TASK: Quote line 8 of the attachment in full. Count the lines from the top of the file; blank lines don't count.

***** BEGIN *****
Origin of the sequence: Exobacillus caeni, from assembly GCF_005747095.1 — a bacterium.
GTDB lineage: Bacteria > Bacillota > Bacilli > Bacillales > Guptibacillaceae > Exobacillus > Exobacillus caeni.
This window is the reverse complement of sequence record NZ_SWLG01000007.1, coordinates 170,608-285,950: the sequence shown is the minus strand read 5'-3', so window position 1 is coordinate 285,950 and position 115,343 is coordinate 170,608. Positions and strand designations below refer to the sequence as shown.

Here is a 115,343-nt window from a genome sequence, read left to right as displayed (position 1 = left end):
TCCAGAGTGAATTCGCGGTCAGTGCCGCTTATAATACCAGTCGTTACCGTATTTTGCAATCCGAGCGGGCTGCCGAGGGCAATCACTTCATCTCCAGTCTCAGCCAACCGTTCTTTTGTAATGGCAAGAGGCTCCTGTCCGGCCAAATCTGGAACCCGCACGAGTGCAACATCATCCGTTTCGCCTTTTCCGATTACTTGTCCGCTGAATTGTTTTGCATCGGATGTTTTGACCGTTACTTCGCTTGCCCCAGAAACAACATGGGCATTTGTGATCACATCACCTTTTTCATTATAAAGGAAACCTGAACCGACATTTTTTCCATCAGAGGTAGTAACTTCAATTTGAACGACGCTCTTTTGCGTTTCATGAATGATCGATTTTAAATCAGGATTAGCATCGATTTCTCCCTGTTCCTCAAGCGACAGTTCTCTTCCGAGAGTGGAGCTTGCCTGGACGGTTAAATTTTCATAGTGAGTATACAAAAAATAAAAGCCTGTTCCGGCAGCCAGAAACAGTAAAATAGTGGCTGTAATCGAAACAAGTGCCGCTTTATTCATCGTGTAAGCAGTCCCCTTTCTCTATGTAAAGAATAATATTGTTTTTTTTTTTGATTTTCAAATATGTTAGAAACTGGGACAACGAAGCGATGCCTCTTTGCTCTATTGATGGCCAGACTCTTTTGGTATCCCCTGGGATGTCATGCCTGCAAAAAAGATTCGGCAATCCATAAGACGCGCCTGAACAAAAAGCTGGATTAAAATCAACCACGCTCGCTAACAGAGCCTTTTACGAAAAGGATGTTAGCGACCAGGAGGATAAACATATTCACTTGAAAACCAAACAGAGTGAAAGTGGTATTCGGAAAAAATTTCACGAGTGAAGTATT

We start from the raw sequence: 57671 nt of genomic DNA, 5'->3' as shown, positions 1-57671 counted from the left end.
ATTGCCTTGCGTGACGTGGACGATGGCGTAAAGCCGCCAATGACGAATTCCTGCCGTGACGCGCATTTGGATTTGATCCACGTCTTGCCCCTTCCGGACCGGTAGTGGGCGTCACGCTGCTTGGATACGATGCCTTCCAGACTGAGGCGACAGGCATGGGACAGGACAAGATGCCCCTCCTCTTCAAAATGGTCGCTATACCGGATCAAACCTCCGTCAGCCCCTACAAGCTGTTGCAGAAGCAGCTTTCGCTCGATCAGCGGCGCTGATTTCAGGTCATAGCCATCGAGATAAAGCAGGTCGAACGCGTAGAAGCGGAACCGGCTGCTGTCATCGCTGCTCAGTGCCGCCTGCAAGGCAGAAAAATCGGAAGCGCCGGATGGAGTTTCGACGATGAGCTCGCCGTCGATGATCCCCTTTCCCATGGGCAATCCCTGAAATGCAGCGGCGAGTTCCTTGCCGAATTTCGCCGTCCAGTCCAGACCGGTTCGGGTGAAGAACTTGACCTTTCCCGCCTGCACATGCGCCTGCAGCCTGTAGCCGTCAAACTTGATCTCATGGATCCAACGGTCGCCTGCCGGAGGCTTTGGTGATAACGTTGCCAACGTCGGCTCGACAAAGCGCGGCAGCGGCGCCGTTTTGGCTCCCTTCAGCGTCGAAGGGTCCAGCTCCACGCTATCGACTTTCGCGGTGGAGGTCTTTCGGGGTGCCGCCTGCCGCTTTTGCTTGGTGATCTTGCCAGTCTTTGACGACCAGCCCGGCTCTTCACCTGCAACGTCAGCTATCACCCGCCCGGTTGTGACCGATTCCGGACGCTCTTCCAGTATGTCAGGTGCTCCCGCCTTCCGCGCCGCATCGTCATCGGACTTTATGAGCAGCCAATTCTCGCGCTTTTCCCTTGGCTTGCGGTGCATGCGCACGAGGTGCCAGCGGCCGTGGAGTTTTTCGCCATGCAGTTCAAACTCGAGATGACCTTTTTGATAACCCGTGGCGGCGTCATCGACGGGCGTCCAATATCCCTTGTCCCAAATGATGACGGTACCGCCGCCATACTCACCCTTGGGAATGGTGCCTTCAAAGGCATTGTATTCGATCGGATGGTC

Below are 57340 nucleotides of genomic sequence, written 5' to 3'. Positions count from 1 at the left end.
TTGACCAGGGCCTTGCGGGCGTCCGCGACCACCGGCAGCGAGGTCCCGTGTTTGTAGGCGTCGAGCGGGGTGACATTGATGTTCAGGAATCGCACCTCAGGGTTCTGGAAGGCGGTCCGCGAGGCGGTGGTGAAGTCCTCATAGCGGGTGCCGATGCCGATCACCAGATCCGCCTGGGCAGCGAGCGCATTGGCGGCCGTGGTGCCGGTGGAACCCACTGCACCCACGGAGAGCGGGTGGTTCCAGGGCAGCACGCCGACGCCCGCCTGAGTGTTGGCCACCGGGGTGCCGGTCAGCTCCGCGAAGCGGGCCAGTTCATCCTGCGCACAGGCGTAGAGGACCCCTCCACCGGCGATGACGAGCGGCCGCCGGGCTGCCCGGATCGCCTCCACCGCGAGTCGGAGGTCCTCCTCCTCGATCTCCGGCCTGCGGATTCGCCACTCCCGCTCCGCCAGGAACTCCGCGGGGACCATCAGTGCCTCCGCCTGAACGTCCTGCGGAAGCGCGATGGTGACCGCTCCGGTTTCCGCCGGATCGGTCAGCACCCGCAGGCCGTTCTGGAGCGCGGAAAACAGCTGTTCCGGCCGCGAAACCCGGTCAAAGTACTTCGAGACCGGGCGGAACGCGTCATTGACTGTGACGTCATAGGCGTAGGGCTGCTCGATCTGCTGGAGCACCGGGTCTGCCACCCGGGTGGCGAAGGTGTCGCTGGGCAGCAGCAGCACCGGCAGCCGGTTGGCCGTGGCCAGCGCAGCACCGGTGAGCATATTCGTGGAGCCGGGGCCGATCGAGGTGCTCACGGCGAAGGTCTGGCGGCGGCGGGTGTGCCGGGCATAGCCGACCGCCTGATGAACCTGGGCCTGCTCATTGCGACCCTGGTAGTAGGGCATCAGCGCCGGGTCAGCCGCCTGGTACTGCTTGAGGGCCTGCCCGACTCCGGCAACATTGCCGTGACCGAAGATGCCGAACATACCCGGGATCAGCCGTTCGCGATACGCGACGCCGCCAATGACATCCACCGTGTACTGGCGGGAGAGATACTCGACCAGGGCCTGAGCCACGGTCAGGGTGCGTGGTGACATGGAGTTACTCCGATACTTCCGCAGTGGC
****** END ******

Below are 57340 nucleotides of genomic sequence, written 5' to 3'. Positions count from 1 at the left end.